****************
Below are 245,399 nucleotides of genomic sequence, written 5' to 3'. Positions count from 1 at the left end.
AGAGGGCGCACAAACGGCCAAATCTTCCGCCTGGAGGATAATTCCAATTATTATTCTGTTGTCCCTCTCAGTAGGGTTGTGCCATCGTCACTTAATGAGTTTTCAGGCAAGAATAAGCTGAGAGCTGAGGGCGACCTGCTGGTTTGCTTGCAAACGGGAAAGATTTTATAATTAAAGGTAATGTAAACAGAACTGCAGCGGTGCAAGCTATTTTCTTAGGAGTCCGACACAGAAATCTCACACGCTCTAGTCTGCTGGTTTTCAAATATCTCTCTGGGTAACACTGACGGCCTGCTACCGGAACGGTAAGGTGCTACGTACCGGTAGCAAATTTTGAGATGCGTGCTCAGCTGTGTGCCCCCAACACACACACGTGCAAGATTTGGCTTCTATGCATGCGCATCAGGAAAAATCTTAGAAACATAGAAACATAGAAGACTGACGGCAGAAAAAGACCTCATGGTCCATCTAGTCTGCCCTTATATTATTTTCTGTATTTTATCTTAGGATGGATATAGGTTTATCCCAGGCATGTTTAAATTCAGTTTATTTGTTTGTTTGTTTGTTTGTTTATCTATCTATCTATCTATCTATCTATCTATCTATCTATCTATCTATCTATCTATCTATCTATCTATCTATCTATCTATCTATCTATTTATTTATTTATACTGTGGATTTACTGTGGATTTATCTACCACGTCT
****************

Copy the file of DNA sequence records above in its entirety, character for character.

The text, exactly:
Below are 245,399 nucleotides of genomic sequence, written 5' to 3'. Positions count from 1 at the left end.
AGAGGGCGCACAAACGGCCAAATCTTCCGCCTGGAGGATAATTCCAATTATTATTCTGTTGTCCCTCTCAGTAGGGTTGTGCCATCGTCACTTAATGAGTTTTCAGGCAAGAATAAGCTGAGAGCTGAGGGCGACCTGCTGGTTTGCTTGCAAACGGGAAAGATTTTATAATTAAAGGTAATGTAAACAGAACTGCAGCGGTGCAAGCTATTTTCTTAGGAGTCCGACACAGAAATCTCACACGCTCTAGTCTGCTGGTTTTCAAATATCTCTCTGGGTAACACTGACGGCCTGCTACCGGAACGGTAAGGTGCTACGTACCGGTAGCAAATTTTGAGATGCGTGCTCAGCTGTGTGCCCCCAACACACACACGTGCAAGATTTGGCTTCTATGCATGCGCATCAGGAAAAATCTTAGAAACATAGAAACATAGAAGACTGACGGCAGAAAAAGACCTCATGGTCCATCTAGTCTGCCCTTATATTATTTTCTGTATTTTATCTTAGGATGGATATAGGTTTATCCCAGGCATGTTTAAATTCAGTTTATTTGTTTGTTTGTTTGTTTGTTTATCTATCTATCTATCTATCTATCTATCTATCTATCTATCTATCTATCTATCTATCTATCTATCTATCTATCTATCTATCTATCTATTTATTTATTTATACTGTGGATTTACTGTGGATTTATCTACCACGTCT